Up@dawn 2.0

Tuesday, April 26, 2016

Physician Assisted Suicide: Death With Dignity

An individual’s autonomy  in the United States allows a person  to  have  certain unalienable  rights  like freedom of speech and  religion. However, at  the  end  of one’s  life,  most  states have laws  that  restrict  the right to die with  the  aid  of  a doctor. This  is  also  known  as  physician  assisted suicide. Hence, the question should  be asked: Does every  human being  have the  right  to terminate  his or  her life? My firm belief  is that physician assisted suicide is a policy that  should  be  allowed  but  taken  seriously.  In the event of  a terminal  disease, the  patient  should be allowed to  die. However,  not only should a  doctor  sign off on this  request, board members of  a  health  organization  should  review the  patient’s  decision. A  counselor  should  be  assigned to this  patient  with  hopes of  swaying  his  or  her decision  by assessing  their psychological reasoning. By no  means  should  a  person be forced to  suffer through  their last  days.  Frances  Kann  once said, “Therefore, when  death  is a  lesser evil,  it  is  sometimes  permissible for  us  to  intend  death in order  to  stop  pain” (Globalreasoning.com). This  is  a  powerful statement and speaks  to  the  autonomy  that terminally ill people  deserve.  Now, on a broader spectrum, terminally  ill patients  are easily justified,  but  what  about people  that  have  been  battling  with  disorders such  as schizophrenia? This is very debatable, but  the  answer lies  with  the individual person. When people suffer neurological disorders, such as  turrets, his  or her  life can be very painful to  endure. Personally, I  am close to a person with this disorder. Losing control  of your body can  take a toll and possibly make a person want to end his or her suffering. If the severity of a terminal disorder persist, then the patient, doctor, psychologist, and other personnel should  determine if physician  assisted suicide is applicable.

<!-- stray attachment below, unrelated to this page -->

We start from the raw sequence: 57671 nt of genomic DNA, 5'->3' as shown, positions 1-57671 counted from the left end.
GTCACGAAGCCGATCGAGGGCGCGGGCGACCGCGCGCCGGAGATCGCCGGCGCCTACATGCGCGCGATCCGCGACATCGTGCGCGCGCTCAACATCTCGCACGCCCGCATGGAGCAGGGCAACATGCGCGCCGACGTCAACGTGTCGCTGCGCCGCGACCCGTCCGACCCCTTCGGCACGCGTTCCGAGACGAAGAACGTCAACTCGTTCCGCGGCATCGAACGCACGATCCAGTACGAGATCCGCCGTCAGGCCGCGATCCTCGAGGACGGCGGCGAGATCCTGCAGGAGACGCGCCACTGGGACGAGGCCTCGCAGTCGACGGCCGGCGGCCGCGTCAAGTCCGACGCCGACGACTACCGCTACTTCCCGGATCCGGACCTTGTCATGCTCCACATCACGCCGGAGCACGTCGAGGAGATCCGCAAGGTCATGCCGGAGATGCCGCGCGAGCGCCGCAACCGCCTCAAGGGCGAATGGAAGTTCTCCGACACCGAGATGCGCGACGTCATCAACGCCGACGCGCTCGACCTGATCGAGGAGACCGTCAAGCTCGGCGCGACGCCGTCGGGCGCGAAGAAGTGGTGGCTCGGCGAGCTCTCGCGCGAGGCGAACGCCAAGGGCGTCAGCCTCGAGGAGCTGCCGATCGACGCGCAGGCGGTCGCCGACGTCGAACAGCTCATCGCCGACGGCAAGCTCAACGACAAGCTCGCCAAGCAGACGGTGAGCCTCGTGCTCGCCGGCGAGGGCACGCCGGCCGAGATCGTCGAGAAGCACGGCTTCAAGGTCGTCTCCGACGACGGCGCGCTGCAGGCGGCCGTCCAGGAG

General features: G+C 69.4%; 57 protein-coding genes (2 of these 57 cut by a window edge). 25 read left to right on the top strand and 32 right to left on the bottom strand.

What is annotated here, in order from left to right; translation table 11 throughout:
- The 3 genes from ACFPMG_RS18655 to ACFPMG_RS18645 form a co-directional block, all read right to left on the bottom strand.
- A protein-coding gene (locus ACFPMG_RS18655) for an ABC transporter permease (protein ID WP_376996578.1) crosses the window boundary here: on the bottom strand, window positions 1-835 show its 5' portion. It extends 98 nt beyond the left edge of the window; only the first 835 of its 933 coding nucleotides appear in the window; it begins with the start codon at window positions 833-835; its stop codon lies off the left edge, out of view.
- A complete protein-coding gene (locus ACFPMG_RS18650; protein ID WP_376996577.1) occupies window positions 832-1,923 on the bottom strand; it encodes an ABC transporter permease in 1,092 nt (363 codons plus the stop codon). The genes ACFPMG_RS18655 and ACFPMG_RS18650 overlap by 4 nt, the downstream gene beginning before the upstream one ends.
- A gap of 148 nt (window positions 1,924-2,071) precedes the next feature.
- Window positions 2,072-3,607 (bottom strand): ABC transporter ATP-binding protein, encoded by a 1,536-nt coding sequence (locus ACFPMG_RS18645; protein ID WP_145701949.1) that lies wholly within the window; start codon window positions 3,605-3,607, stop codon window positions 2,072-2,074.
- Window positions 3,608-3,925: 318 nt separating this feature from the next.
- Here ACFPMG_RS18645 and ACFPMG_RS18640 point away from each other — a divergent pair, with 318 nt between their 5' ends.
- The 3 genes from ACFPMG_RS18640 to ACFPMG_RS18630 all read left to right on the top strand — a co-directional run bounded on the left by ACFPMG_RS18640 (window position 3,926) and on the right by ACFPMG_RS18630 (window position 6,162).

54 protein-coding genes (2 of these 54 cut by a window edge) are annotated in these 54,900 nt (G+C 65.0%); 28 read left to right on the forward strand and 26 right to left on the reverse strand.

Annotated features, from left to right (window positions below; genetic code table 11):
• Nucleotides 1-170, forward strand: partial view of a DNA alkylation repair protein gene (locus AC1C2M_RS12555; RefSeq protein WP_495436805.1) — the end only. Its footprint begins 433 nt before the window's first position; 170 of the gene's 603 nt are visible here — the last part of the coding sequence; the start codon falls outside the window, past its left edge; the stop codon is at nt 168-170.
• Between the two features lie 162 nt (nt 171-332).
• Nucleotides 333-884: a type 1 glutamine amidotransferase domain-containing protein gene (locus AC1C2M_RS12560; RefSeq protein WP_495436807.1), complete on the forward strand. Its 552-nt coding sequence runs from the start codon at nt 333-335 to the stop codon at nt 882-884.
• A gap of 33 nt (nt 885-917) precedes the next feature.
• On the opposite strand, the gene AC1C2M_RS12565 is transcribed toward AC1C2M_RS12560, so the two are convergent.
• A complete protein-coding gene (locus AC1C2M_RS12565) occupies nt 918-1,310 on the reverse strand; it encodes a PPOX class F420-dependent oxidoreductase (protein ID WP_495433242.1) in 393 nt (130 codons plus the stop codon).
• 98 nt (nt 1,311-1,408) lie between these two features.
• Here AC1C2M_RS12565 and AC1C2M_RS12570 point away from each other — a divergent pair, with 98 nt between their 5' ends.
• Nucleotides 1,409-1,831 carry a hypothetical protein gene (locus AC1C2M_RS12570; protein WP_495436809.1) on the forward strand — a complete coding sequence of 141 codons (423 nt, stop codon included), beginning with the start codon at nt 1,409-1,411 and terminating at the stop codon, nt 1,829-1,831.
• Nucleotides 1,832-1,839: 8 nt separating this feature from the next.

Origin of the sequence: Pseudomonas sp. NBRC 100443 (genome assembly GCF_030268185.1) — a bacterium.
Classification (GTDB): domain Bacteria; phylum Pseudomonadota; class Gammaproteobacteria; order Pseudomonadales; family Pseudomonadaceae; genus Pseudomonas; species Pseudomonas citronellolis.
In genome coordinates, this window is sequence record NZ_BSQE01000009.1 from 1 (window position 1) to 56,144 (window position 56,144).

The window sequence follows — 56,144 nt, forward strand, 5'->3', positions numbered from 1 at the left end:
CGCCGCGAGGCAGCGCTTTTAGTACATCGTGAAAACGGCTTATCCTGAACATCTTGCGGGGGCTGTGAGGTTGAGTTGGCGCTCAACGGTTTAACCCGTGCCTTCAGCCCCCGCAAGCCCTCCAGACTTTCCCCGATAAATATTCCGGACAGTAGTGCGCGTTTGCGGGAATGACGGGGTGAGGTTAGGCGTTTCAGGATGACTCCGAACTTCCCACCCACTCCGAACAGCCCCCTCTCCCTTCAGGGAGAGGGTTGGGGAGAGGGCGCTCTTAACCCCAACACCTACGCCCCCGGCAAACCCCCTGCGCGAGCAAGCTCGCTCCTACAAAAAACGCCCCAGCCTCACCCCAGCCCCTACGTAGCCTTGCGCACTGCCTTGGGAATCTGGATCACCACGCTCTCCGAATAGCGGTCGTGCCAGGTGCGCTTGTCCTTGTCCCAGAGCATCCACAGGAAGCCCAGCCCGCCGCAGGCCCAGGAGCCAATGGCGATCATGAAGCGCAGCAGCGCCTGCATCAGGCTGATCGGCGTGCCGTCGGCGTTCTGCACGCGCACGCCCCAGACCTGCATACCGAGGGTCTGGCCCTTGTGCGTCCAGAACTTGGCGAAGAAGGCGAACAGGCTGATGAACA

Physician assisted suicide also has  negative outcomes that  must be addressed. Doctor’s must obey what is called “The Hippocratic Oath”. This degree states that we should treat the ill with the best of one’s ability. Most pro-PAS members take this statement less conservative. I believe that every doctor has  the  responsibility to keep  a patient alive. However, in the event of a terminal illness, PAS may be what is “best for the  patient” if they choose so. The next issue is that corruption could occur by the  government and insurance  companies. Terminally ill patients cost insurance companies millions every year. Insurance companies could set up incentives for families of  PAS, which could sway a patient’s decision. Physician assisted suicide  could open Pandora’s Box. In order to prevent this  development if PAS was  nationally legal, our country would need restrictions and laws that would prevent this  from occurring. The final measure to account for  is the families. When a love one is lost,  the families most often suffer the most emotional pain. Additionally, a family member may not agree with PAS by his  or her religious background. If terms of agreement are met among family members with the patient, then physician assisted suicide may be permissible.


  1. http://www.doh.wa.gov/YouandYourFamily/IllnessandDisease/DeathwithDignityAct

  2. It's so very hard to do absolutely NO harm, when seeking to prolong life. The oath should perhaps be modified: Do no more harm than necessary, in seeking a humane balance between the continuation of life and the acceptance of inevitable mortality.